• Lynfidel

    I particularly like the half-burka she’s wearing over her robe.

  • acm

    it makes me think of pogroms and fascism — a cult that conflates its religious principles with the national state/government. totally creepy, and makes me worry muchly for the future of our country!

  • readytoblowagasket

    I’m trying to think where I’ve seen an overscaled cross visible for miles and serving as a symbol of oppression and bigotry. Oh, yeah! The crosses of the Ku Klux Klan! Nice touch that this cross is where the torch would be.
    Welcome to Tennessee, birthplace of the Klan and other group-hating spin-offs throughout the ages.

  • Annoying Old Guy

    I think it’s interesting that so many commentors here can see a crowd of black people expressing their religious faith and think “They’re all Ku Klux Klan supporters”. Marysz is the only who seems to have looked closely at the picture.
    Religion, and Christianity in particular, has always been a major influence on the USA and its politics. The idea that this time, for some accountable reason, it will lead to fascism is completely ahistorical. After all, how can you look at that and not think of William Jennings Bryan and his populist rhetoric?

  • Darryl Pearce

    …too derivative. Ugh.

  • GSD

    Is this a promotional for the new Night Stalker movie?

  • readytoblowagasket

    AOG said: “I think it’s interesting that so many commentors here can see a crowd of black people expressing their religious faith and think ‘They’re all Ku Klux Klan supporters’.”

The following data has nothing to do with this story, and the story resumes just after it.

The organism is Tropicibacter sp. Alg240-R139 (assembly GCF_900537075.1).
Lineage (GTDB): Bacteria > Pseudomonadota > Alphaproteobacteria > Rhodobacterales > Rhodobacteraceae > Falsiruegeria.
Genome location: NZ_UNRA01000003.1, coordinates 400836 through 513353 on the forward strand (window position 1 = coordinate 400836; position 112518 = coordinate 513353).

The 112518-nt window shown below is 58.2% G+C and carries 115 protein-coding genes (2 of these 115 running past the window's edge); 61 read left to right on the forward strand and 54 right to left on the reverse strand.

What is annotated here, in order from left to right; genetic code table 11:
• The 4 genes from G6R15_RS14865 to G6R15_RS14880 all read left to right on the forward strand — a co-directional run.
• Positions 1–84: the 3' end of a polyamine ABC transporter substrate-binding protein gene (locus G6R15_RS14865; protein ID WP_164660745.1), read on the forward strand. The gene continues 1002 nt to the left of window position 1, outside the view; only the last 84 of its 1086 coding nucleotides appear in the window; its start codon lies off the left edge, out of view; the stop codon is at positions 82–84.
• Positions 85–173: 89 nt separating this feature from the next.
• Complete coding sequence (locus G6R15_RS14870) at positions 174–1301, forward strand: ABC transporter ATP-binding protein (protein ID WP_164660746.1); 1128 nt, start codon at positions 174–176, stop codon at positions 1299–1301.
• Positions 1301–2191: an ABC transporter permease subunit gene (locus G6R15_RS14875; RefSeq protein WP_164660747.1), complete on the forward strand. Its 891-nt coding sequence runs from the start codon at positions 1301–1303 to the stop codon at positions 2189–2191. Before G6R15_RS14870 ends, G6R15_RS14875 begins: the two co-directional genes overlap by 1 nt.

I think it’s interesting you interpreted the comments that way. I also think it’s interesting you didn’t read the article.

  • RomanticOtaku

    That did it.
    No god.

  • dday

    Who’s going to tell that pastor that the State of Liberty was a gift from France?
    “Hmm… love America… hate France… love the Cross… hate croissants…”

  • crikkett

    Wow! Looks like she’s gonna bludgeon me with it.

  • crikkett

    To readytoblowgasket: this blog is about the influences of images, and that’s what I’m commenting on. I didn’t read the article. I heard about this story somewhere else.
    So anyway, what does it say about our society when brandishing a cross associates one with hate?

  • Stiff Mittens

    “what does it say about our society when brandishing a cross associates one with hate?”
    It says that we are acutely aware of the history of cross-brandishers and their tendency toward hatefulness.

  • Stiff Mittens

    Main Entry: bran·dish
    Pronunciation: ‘bran-dish
    Function: transitive verb
    Etymology: Middle English braundisshen, from Anglo-French brandiss-, stem of brandir, from brant, braund sword, of Germanic origin; akin to Old English brand
    1 : to shake or wave (as a weapon) menacingly
    2 : to exhibit in an ostentatious or aggressive manner

  • PTate in MN

    I’m late to the conversation, but I think that Marysz’s point is an excellent one. We’ve seen too many glimpses into the literal, cluttered minds of the (white) right wing (I’m thinking of the “new Christian flag” or some of the sets for Bush preaching, e.g.) to not cringe at what appears on the surface as another promotion for a theocratic state: America the Christian!
    But in the context of an African-American congregation, the symbolism means something different. The statue of Liberty can be interpreted as the American state. The cross represents the suffering of God’s people and hope of change, and the ten commandments remind us of justice. In this context, the elements can be interpreted as a call for America to return to our national values of liberty, justice and equality for all.

  • jtfromBC

    Manipulate the language or this image as we will, its helpful to remember, how this little morality tale began in American, before the slaves and the French came bearing a second hand gift, for history has a way of shattering contemporary illusions, and cutting through rhetoric and well intentioned bullshit.
    This article concludes with: